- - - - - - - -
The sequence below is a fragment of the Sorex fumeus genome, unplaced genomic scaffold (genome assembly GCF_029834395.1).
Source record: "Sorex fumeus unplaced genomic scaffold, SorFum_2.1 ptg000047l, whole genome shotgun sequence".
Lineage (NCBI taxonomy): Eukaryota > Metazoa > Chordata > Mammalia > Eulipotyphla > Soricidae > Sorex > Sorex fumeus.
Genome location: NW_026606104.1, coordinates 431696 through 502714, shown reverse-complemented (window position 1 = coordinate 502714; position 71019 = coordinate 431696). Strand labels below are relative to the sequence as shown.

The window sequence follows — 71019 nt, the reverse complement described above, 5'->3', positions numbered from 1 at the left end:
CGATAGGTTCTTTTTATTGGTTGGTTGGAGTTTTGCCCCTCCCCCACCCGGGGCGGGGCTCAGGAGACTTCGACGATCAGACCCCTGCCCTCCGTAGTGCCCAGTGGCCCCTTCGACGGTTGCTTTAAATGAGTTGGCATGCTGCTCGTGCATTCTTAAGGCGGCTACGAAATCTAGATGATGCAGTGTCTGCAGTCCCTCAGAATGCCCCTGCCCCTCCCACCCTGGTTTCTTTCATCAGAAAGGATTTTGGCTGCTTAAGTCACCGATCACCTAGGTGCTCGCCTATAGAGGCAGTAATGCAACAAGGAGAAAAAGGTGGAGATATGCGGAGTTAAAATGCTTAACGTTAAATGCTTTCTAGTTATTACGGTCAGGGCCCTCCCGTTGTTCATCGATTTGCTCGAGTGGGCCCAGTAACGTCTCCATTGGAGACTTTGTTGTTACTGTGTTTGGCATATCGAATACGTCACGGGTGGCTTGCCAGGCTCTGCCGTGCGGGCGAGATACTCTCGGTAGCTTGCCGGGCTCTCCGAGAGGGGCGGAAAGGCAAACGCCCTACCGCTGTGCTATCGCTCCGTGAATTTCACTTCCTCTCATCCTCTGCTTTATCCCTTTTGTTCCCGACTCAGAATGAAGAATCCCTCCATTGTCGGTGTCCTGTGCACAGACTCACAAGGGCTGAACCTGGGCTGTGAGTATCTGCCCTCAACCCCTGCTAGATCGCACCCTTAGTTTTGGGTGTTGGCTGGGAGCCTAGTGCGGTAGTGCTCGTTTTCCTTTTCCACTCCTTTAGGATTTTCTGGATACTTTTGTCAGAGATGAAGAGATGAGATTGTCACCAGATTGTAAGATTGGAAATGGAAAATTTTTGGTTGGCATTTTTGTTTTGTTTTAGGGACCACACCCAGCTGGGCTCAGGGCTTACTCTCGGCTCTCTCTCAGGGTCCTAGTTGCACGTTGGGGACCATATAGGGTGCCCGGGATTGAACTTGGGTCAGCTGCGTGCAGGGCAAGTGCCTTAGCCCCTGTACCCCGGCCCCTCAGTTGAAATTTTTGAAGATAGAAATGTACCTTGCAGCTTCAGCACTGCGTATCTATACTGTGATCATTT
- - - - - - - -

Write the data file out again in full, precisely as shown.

The sequence below is a fragment of the Sorex fumeus genome, unplaced genomic scaffold (genome assembly GCF_029834395.1).
Source record: "Sorex fumeus unplaced genomic scaffold, SorFum_2.1 ptg000047l, whole genome shotgun sequence".
Lineage (NCBI taxonomy): Eukaryota > Metazoa > Chordata > Mammalia > Eulipotyphla > Soricidae > Sorex > Sorex fumeus.
Genome location: NW_026606104.1, coordinates 431696 through 502714, shown reverse-complemented (window position 1 = coordinate 502714; position 71019 = coordinate 431696). Strand labels below are relative to the sequence as shown.

The window sequence follows — 71019 nt, the reverse complement described above, 5'->3', positions numbered from 1 at the left end:
CGATAGGTTCTTTTTATTGGTTGGTTGGAGTTTTGCCCCTCCCCCACCCGGGGCGGGGCTCAGGAGACTTCGACGATCAGACCCCTGCCCTCCGTAGTGCCCAGTGGCCCCTTCGACGGTTGCTTTAAATGAGTTGGCATGCTGCTCGTGCATTCTTAAGGCGGCTACGAAATCTAGATGATGCAGTGTCTGCAGTCCCTCAGAATGCCCCTGCCCCTCCCACCCTGGTTTCTTTCATCAGAAAGGATTTTGGCTGCTTAAGTCACCGATCACCTAGGTGCTCGCCTATAGAGGCAGTAATGCAACAAGGAGAAAAAGGTGGAGATATGCGGAGTTAAAATGCTTAACGTTAAATGCTTTCTAGTTATTACGGTCAGGGCCCTCCCGTTGTTCATCGATTTGCTCGAGTGGGCCCAGTAACGTCTCCATTGGAGACTTTGTTGTTACTGTGTTTGGCATATCGAATACGTCACGGGTGGCTTGCCAGGCTCTGCCGTGCGGGCGAGATACTCTCGGTAGCTTGCCGGGCTCTCCGAGAGGGGCGGAAAGGCAAACGCCCTACCGCTGTGCTATCGCTCCGTGAATTTCACTTCCTCTCATCCTCTGCTTTATCCCTTTTGTTCCCGACTCAGAATGAAGAATCCCTCCATTGTCGGTGTCCTGTGCACAGACTCACAAGGGCTGAACCTGGGCTGTGAGTATCTGCCCTCAACCCCTGCTAGATCGCACCCTTAGTTTTGGGTGTTGGCTGGGAGCCTAGTGCGGTAGTGCTCGTTTTCCTTTTCCACTCCTTTAGGATTTTCTGGATACTTTTGTCAGAGATGAAGAGATGAGATTGTCACCAGATTGTAAGATTGGAAATGGAAAATTTTTGGTTGGCATTTTTGTTTTGTTTTAGGGACCACACCCAGCTGGGCTCAGGGCTTACTCTCGGCTCTCTCTCAGGGTCCTAGTTGCACGTTGGGGACCATATAGGGTGCCCGGGATTGAACTTGGGTCAGCTGCGTGCAGGGCAAGTGCCTTAGCCCCTGTACCCCGGCCCCTCAGTTGAAATTTTTGAAGATAGAAATGTACCTTGCAGCTTCAGCACTGCGTATCTATACTGTGATCATTT